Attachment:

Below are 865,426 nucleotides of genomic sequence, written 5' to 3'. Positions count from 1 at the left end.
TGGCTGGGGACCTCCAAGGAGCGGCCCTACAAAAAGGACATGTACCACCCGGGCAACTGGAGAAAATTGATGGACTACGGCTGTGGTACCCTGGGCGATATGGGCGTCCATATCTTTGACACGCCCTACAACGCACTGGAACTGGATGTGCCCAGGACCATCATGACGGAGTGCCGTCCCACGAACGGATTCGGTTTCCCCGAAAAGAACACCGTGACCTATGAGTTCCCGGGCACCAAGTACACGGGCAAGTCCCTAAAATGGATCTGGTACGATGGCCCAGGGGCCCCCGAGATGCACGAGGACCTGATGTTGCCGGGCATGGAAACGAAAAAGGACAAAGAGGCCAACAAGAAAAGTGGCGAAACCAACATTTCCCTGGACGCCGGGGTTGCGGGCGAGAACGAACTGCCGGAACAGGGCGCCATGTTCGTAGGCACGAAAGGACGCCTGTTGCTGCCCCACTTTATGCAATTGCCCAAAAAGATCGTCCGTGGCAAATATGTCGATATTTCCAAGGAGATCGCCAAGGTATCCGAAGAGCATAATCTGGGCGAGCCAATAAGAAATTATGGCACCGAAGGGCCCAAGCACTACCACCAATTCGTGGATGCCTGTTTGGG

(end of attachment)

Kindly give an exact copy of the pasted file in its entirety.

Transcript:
Below are 865,426 nucleotides of genomic sequence, written 5' to 3'. Positions count from 1 at the left end.
TGGCTGGGGACCTCCAAGGAGCGGCCCTACAAAAAGGACATGTACCACCCGGGCAACTGGAGAAAATTGATGGACTACGGCTGTGGTACCCTGGGCGATATGGGCGTCCATATCTTTGACACGCCCTACAACGCACTGGAACTGGATGTGCCCAGGACCATCATGACGGAGTGCCGTCCCACGAACGGATTCGGTTTCCCCGAAAAGAACACCGTGACCTATGAGTTCCCGGGCACCAAGTACACGGGCAAGTCCCTAAAATGGATCTGGTACGATGGCCCAGGGGCCCCCGAGATGCACGAGGACCTGATGTTGCCGGGCATGGAAACGAAAAAGGACAAAGAGGCCAACAAGAAAAGTGGCGAAACCAACATTTCCCTGGACGCCGGGGTTGCGGGCGAGAACGAACTGCCGGAACAGGGCGCCATGTTCGTAGGCACGAAAGGACGCCTGTTGCTGCCCCACTTTATGCAATTGCCCAAAAAGATCGTCCGTGGCAAATATGTCGATATTTCCAAGGAGATCGCCAAGGTATCCGAAGAGCATAATCTGGGCGAGCCAATAAGAAATTATGGCACCGAAGGGCCCAAGCACTACCACCAATTCGTGGATGCCTGTTTGGG